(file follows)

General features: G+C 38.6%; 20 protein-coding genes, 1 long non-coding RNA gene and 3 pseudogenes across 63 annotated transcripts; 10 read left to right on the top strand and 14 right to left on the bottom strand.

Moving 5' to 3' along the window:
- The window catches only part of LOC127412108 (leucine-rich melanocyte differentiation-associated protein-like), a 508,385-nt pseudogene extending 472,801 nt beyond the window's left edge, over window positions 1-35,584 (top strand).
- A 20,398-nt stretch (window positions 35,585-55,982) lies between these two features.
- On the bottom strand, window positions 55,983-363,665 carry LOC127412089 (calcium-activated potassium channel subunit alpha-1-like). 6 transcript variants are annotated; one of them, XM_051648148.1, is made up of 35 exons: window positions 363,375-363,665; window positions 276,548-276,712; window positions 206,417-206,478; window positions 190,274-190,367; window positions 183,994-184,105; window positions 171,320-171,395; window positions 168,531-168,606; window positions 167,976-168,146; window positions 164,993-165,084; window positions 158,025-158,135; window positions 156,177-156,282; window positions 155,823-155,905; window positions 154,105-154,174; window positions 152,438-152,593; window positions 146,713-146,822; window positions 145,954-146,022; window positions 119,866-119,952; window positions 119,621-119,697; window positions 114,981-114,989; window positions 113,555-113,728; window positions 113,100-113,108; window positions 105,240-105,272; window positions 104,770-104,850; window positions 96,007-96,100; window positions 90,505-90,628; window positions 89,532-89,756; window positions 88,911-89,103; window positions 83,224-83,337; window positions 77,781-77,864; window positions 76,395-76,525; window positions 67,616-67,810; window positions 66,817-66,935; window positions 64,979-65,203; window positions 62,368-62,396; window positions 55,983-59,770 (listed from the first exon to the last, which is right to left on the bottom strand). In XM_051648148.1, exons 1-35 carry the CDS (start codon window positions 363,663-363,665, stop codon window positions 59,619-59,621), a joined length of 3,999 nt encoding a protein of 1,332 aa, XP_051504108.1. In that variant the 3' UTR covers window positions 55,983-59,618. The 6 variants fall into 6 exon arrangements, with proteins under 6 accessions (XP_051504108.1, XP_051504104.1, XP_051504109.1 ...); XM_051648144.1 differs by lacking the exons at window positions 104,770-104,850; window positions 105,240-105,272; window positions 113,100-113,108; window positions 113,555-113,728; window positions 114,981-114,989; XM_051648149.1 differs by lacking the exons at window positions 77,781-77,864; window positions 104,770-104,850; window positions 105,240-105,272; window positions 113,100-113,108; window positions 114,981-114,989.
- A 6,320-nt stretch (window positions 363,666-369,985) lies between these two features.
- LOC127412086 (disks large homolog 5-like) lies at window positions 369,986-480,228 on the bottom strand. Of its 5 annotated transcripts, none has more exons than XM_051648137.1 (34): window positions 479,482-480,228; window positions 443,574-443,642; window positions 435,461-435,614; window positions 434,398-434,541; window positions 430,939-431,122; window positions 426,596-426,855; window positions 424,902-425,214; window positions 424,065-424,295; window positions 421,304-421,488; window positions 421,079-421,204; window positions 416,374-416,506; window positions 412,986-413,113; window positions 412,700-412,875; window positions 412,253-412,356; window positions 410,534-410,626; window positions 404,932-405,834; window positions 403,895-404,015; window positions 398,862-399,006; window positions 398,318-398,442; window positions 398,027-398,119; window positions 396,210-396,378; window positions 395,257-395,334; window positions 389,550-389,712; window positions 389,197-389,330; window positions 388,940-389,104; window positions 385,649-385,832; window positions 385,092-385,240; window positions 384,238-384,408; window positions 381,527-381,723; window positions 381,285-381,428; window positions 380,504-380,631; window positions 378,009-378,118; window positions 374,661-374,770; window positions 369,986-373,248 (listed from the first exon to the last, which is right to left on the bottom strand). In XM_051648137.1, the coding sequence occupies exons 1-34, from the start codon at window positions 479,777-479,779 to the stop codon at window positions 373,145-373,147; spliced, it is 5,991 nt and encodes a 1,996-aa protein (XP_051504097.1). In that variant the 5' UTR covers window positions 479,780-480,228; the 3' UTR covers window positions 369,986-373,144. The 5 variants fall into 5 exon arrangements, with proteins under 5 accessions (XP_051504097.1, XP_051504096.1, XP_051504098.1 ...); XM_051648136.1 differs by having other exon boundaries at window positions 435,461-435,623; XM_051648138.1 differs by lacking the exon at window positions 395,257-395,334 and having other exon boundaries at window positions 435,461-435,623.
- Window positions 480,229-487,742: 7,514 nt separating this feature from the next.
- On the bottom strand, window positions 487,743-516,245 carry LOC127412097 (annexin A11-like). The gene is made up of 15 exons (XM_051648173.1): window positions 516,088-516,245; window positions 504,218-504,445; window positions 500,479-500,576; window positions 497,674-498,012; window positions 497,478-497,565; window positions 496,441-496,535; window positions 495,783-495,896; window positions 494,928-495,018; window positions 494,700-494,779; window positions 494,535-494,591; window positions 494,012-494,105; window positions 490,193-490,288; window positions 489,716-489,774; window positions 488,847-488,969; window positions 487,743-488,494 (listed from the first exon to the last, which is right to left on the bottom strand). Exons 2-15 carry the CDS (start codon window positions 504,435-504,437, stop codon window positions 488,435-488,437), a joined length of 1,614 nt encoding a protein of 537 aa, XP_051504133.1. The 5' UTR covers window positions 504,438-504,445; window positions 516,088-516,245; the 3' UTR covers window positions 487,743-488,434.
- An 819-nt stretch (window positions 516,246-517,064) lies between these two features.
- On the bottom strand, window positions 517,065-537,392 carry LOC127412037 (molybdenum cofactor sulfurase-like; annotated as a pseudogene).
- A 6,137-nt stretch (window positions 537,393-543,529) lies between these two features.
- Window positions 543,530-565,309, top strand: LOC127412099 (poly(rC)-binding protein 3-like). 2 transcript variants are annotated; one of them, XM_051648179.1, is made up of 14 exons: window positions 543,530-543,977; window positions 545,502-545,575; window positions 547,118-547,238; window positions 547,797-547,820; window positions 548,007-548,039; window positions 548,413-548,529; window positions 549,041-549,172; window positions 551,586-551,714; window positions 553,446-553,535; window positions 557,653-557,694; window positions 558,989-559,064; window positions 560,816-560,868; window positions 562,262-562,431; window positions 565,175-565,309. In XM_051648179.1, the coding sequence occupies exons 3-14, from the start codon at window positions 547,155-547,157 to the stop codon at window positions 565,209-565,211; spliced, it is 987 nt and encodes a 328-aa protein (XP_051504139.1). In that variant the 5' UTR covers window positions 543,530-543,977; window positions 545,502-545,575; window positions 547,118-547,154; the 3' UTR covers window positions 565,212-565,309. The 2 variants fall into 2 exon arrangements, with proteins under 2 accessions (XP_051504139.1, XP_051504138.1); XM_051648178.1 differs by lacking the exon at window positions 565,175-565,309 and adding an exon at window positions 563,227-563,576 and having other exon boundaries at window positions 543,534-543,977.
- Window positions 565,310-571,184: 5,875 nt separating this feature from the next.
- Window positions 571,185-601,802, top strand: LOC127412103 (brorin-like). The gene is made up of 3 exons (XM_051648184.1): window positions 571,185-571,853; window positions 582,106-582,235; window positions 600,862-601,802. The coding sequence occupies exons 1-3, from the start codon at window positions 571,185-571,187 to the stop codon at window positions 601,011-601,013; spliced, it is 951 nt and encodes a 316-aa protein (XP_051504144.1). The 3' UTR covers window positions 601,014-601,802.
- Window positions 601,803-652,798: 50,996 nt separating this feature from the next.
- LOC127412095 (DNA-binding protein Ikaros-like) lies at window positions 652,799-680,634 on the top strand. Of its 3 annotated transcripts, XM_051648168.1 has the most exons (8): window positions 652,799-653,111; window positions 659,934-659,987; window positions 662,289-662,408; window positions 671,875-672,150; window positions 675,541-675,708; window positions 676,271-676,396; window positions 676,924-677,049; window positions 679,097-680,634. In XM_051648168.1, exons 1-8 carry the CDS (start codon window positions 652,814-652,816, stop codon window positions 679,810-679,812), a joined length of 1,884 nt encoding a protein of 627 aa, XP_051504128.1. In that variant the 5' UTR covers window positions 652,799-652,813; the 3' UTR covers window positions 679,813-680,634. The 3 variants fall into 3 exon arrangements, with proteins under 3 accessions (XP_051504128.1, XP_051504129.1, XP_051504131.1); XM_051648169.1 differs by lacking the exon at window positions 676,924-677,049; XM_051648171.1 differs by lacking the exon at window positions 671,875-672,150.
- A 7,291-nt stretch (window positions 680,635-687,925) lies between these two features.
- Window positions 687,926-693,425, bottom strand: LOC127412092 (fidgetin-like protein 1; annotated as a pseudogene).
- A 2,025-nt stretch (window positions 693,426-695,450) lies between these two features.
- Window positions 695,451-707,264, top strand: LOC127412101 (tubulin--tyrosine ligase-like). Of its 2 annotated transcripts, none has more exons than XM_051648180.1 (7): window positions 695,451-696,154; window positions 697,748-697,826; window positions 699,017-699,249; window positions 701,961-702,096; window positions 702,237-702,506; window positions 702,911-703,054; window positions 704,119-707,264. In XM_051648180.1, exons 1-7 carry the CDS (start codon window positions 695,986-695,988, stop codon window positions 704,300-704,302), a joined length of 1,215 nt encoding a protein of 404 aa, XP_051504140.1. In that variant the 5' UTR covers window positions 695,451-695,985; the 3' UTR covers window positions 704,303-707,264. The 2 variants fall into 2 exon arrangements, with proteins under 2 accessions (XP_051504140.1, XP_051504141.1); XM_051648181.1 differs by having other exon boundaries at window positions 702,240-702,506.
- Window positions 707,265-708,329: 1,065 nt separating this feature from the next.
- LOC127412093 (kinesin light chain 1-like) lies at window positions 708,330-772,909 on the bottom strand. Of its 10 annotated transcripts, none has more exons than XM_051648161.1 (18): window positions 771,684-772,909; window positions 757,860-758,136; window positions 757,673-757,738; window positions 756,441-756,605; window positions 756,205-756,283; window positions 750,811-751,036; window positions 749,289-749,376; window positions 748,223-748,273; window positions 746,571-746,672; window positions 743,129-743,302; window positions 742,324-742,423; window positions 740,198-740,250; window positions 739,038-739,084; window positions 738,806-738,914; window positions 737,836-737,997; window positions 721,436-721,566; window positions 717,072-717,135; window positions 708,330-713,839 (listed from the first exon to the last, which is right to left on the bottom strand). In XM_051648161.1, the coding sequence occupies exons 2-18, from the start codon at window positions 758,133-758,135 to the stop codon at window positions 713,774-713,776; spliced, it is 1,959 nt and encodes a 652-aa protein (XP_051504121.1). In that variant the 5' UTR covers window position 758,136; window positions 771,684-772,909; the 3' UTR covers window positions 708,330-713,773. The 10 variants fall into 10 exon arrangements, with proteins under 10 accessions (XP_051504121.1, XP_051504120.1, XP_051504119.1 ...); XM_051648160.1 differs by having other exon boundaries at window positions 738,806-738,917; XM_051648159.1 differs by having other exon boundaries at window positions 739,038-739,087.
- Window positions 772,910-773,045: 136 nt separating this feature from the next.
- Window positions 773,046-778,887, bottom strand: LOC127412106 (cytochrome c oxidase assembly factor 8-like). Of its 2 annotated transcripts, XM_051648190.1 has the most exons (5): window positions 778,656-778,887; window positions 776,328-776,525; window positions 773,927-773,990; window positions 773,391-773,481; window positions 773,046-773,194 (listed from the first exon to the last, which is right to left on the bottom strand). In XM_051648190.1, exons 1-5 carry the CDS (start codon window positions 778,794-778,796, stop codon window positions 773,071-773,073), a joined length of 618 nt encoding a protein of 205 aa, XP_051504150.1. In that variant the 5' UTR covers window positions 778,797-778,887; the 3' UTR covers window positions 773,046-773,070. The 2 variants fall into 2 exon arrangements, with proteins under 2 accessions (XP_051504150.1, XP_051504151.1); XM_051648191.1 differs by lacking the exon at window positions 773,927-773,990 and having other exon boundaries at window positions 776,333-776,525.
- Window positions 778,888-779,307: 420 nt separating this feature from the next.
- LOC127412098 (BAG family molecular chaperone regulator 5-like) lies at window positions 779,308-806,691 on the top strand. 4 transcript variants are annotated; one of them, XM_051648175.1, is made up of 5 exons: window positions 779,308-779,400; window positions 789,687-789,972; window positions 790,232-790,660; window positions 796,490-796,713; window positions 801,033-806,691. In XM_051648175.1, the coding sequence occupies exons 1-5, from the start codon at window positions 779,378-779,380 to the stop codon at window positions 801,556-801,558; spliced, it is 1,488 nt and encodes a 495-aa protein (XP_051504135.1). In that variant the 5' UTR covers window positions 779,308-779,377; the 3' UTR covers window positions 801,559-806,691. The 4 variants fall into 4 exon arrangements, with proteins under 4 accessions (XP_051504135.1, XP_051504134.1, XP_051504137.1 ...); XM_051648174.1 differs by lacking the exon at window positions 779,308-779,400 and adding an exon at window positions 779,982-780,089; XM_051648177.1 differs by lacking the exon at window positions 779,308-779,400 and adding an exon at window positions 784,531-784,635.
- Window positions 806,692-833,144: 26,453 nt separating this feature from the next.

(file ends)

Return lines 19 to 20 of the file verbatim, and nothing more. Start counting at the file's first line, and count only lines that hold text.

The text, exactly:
- Window positions 687,926-693,425, bottom strand: LOC127412092 (fidgetin-like protein 1; annotated as a pseudogene).
- A 2,025-nt stretch (window positions 693,426-695,450) lies between these two features.